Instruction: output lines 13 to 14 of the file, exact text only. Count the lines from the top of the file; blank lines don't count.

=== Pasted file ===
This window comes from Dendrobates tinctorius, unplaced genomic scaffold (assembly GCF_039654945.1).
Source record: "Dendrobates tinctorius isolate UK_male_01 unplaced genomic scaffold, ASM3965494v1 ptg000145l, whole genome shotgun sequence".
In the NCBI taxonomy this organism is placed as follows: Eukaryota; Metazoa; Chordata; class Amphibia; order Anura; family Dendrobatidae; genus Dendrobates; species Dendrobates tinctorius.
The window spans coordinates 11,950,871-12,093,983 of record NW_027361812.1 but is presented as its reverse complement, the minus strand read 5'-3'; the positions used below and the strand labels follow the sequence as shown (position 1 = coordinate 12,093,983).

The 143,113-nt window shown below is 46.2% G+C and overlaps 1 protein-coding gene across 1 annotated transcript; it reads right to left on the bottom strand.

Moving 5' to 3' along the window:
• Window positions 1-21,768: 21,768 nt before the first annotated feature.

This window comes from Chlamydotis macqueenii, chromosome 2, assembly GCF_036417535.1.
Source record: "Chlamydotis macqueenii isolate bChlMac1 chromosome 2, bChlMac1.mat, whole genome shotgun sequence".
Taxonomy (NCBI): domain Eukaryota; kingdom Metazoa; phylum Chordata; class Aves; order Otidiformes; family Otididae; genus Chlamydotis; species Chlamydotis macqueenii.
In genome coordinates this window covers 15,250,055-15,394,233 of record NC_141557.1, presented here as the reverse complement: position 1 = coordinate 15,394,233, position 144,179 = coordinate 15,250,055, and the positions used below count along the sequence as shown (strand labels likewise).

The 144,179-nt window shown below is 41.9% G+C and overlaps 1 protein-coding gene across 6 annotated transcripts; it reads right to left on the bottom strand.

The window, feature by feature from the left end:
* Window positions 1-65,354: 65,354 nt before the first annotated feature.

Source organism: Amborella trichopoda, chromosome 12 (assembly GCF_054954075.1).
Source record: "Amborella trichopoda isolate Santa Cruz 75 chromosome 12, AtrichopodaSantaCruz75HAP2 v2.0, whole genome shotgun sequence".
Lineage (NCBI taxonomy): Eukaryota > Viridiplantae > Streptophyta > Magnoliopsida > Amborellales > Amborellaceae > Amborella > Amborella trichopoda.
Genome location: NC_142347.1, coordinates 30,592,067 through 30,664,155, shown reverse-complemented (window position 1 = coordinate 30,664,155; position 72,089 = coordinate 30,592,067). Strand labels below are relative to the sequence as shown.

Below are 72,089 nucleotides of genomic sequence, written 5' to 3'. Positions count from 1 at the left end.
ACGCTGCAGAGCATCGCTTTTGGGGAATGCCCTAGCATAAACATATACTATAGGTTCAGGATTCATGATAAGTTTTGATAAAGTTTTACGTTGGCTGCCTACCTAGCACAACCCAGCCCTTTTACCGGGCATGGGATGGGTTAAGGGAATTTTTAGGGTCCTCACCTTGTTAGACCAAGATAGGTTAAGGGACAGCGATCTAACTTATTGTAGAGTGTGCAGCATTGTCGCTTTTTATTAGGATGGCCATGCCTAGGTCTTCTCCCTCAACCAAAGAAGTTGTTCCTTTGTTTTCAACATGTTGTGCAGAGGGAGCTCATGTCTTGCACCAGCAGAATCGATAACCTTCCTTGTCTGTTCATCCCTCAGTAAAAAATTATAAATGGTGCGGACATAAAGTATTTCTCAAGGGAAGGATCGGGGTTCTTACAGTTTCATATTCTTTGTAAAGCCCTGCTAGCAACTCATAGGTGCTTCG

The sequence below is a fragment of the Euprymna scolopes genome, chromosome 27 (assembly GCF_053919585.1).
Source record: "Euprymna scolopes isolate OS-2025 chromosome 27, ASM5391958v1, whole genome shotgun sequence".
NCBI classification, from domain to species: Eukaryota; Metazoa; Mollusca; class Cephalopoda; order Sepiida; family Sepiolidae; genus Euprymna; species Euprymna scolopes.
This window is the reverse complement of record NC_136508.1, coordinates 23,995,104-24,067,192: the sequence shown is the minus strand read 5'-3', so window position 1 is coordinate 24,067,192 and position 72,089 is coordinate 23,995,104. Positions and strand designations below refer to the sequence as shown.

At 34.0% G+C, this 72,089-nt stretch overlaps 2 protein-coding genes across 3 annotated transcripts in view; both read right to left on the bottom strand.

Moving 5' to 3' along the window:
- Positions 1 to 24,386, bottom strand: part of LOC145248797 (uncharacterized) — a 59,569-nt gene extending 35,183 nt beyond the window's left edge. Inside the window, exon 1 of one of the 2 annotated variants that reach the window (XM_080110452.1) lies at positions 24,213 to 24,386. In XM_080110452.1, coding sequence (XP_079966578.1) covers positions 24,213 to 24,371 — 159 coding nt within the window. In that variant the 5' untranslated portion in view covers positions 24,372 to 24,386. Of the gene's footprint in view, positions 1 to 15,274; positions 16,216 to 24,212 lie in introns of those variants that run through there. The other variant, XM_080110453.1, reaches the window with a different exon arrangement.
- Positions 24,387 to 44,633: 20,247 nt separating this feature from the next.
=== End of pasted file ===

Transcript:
The window, feature by feature from the left end:
* Window positions 1-65,354: 65,354 nt before the first annotated feature.